While the majority of films and television shows depict romance between two strangers, a new study suggests that couples in real life are much more likely to begin as friends.
According to the new study published in the journal Social Psychological and Personality Science, two-thirds of romantic relationships start out platonically.
Researchers frequently overlook this initiation of romance by friends. The authors discovered that nearly 75% of previous studies on how relationships begin focused on the spark of romance between strangers. Only 8% is devoted to the romance that develops between friends over time.
“While many people would confidently assert that they understand why and how people choose partners, form couples, and fall in love, our research indicates that this is not the case,” lead author Danu Anthony Stinson, a psychology professor at the University of Victoria in Canada, said. “While we may have a good grasp on how strangers become attracted to one another and begin dating, this is not how the majority of relationships begin.”
The researchers analysed data from nearly 1,900 university students and crowdsourced adults and discovered that 68% of respondents stated that their current or most recent romantic relationship began as a friendship.
While there was little variation by gender, education level, or ethnic group, the rate of friends-first initiation was even higher among 20-somethings and LGBTQ+ communities, with 85 percent of such couples beginning as friends.
“Friends-first initiators” were friends for one to two years prior to initiating a romantic relationship among university students. The researchers noted that the overwhelming majority of these participants indicated that they entered their friendships with no romantic intentions or attraction. Additionally, Stinson noted that the average length of pre-romance friendships indicates that the couples were likely genuine platonic friends prior to developing feelings for one another.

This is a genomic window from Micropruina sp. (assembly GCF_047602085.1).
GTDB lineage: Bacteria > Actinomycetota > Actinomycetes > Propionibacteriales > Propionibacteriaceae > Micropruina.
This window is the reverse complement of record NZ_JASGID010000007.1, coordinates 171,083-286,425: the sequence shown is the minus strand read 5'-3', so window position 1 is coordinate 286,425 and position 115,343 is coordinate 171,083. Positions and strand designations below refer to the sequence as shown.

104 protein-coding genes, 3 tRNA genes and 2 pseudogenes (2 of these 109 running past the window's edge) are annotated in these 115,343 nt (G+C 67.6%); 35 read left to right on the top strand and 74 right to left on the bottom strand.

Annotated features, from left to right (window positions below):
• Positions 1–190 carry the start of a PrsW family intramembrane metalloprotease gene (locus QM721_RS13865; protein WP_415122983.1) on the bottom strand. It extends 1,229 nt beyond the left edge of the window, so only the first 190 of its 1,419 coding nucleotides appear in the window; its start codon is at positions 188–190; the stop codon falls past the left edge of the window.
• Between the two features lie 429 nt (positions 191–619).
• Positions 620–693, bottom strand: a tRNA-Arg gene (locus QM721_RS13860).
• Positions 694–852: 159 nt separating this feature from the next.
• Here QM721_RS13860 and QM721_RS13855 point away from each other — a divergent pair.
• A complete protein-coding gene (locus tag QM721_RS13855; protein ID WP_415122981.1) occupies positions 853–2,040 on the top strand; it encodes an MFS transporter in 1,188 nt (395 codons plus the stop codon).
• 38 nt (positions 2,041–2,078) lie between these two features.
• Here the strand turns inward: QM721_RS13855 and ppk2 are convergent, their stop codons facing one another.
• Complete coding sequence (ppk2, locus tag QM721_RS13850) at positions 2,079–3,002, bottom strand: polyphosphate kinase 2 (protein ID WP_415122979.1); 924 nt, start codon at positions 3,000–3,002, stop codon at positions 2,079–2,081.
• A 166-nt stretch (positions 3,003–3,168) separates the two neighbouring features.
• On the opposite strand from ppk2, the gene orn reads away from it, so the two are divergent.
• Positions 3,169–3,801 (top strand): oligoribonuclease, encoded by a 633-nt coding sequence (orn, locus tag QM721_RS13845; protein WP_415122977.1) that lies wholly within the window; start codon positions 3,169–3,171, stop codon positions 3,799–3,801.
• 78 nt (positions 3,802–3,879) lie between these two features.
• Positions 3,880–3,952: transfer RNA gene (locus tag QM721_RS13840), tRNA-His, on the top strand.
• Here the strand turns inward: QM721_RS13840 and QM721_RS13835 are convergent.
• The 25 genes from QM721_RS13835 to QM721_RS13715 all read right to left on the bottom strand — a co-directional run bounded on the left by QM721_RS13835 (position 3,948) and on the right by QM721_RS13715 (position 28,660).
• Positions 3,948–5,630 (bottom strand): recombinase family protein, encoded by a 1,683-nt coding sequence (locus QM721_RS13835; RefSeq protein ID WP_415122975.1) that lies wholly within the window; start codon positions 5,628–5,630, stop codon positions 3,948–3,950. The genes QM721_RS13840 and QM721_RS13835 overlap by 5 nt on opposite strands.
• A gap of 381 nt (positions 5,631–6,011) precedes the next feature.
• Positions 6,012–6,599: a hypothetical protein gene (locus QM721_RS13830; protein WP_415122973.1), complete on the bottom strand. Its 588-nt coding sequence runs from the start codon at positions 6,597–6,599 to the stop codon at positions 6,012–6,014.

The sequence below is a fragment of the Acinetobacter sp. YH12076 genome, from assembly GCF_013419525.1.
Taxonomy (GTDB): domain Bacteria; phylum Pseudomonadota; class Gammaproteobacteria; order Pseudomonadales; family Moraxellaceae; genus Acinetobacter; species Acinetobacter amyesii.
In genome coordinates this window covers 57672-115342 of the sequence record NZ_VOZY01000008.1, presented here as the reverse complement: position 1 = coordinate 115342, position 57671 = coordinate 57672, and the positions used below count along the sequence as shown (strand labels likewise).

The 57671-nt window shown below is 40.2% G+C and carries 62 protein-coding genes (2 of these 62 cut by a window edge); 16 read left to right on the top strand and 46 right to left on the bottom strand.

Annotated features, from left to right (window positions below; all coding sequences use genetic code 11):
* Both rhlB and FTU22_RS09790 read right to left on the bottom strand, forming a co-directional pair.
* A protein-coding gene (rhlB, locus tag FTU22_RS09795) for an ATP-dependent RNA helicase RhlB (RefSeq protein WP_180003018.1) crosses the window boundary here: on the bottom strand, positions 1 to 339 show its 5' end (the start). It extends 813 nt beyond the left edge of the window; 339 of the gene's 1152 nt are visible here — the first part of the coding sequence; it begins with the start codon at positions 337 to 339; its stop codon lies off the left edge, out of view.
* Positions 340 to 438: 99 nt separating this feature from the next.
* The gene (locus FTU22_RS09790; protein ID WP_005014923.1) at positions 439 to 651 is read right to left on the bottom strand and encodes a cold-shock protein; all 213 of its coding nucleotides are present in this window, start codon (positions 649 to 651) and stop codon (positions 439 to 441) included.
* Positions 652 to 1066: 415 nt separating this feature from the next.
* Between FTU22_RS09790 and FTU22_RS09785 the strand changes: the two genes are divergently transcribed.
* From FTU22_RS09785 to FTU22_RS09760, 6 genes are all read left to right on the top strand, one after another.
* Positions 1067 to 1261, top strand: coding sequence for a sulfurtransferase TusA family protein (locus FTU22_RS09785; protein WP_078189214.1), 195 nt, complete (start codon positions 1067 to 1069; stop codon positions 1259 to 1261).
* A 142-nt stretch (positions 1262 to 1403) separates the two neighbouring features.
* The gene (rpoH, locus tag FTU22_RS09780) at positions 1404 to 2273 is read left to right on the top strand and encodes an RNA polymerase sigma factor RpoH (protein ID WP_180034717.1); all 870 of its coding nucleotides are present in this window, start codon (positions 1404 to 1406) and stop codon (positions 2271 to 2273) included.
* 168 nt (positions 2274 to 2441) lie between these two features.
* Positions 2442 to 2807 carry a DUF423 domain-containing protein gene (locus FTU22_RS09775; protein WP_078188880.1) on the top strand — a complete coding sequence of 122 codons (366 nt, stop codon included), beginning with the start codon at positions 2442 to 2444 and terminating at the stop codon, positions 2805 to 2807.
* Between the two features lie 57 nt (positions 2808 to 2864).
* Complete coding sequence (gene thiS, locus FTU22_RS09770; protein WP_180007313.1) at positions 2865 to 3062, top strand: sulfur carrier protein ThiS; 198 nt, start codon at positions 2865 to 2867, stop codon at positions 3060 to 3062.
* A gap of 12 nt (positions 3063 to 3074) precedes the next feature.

Nearly half of students indicated that beginning as friends was their preferred method of developing a romantic relationship, far outpacing other options such as meeting at a party or online.
Given the prevalence of platonic relationships, Stinson would like to see additional research on this type of relationship initiation. Additionally, she hopes that this research will encourage people to reconsider their preconceived notions of love and friendship. According to Stinson, we are frequently taught that romance and friendship are two distinct types of relationships that develop in distinct ways and serve distinct needs.
“Our research indicates that the lines between friendship and romance are becoming increasingly blurred,” Stinson explained, “which forces us to reconsider our assumptions about what constitutes a good friendship, as well as a good romantic relationship.”
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